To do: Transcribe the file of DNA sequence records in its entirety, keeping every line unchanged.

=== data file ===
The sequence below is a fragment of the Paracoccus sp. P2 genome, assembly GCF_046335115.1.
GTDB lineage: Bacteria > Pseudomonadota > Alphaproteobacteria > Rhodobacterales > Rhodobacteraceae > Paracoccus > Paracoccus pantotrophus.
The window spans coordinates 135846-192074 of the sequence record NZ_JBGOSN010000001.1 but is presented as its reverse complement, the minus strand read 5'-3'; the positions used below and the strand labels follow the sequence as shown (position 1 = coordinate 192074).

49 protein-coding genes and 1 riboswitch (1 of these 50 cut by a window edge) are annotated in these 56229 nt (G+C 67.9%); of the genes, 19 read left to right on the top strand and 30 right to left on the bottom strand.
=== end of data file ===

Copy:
The sequence below is a fragment of the Paracoccus sp. P2 genome, assembly GCF_046335115.1.
GTDB lineage: Bacteria > Pseudomonadota > Alphaproteobacteria > Rhodobacterales > Rhodobacteraceae > Paracoccus > Paracoccus pantotrophus.
The window spans coordinates 135846-192074 of the sequence record NZ_JBGOSN010000001.1 but is presented as its reverse complement, the minus strand read 5'-3'; the positions used below and the strand labels follow the sequence as shown (position 1 = coordinate 192074).

49 protein-coding genes and 1 riboswitch (1 of these 50 cut by a window edge) are annotated in these 56229 nt (G+C 67.9%); of the genes, 19 read left to right on the top strand and 30 right to left on the bottom strand.